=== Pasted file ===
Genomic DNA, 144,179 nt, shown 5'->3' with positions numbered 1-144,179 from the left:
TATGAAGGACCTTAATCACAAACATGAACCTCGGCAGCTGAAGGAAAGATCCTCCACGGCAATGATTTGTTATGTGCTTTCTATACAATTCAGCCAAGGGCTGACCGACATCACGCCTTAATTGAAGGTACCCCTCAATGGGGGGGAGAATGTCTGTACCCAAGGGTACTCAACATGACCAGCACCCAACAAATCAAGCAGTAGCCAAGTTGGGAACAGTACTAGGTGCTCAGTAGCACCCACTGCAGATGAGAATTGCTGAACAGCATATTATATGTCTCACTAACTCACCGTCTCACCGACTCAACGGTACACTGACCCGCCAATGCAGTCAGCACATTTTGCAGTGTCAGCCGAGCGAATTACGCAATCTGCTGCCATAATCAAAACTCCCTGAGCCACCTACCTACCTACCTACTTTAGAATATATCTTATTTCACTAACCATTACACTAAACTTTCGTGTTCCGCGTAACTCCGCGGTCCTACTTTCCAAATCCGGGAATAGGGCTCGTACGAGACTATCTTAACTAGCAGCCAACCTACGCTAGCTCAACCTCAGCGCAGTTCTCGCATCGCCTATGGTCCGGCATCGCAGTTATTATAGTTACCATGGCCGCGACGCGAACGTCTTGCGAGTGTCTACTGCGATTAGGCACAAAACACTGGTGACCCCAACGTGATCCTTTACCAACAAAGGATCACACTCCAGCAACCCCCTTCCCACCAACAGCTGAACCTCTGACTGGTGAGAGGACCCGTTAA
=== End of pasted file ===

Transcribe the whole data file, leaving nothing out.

Genomic DNA, 144,179 nt, shown 5'->3' with positions numbered 1-144,179 from the left:
TATGAAGGACCTTAATCACAAACATGAACCTCGGCAGCTGAAGGAAAGATCCTCCACGGCAATGATTTGTTATGTGCTTTCTATACAATTCAGCCAAGGGCTGACCGACATCACGCCTTAATTGAAGGTACCCCTCAATGGGGGGGAGAATGTCTGTACCCAAGGGTACTCAACATGACCAGCACCCAACAAATCAAGCAGTAGCCAAGTTGGGAACAGTACTAGGTGCTCAGTAGCACCCACTGCAGATGAGAATTGCTGAACAGCATATTATATGTCTCACTAACTCACCGTCTCACCGACTCAACGGTACACTGACCCGCCAATGCAGTCAGCACATTTTGCAGTGTCAGCCGAGCGAATTACGCAATCTGCTGCCATAATCAAAACTCCCTGAGCCACCTACCTACCTACCTACTTTAGAATATATCTTATTTCACTAACCATTACACTAAACTTTCGTGTTCCGCGTAACTCCGCGGTCCTACTTTCCAAATCCGGGAATAGGGCTCGTACGAGACTATCTTAACTAGCAGCCAACCTACGCTAGCTCAACCTCAGCGCAGTTCTCGCATCGCCTATGGTCCGGCATCGCAGTTATTATAGTTACCATGGCCGCGACGCGAACGTCTTGCGAGTGTCTACTGCGATTAGGCACAAAACACTGGTGACCCCAACGTGATCCTTTACCAACAAAGGATCACACTCCAGCAACCCCCTTCCCACCAACAGCTGAACCTCTGACTGGTGAGAGGACCCGTTAA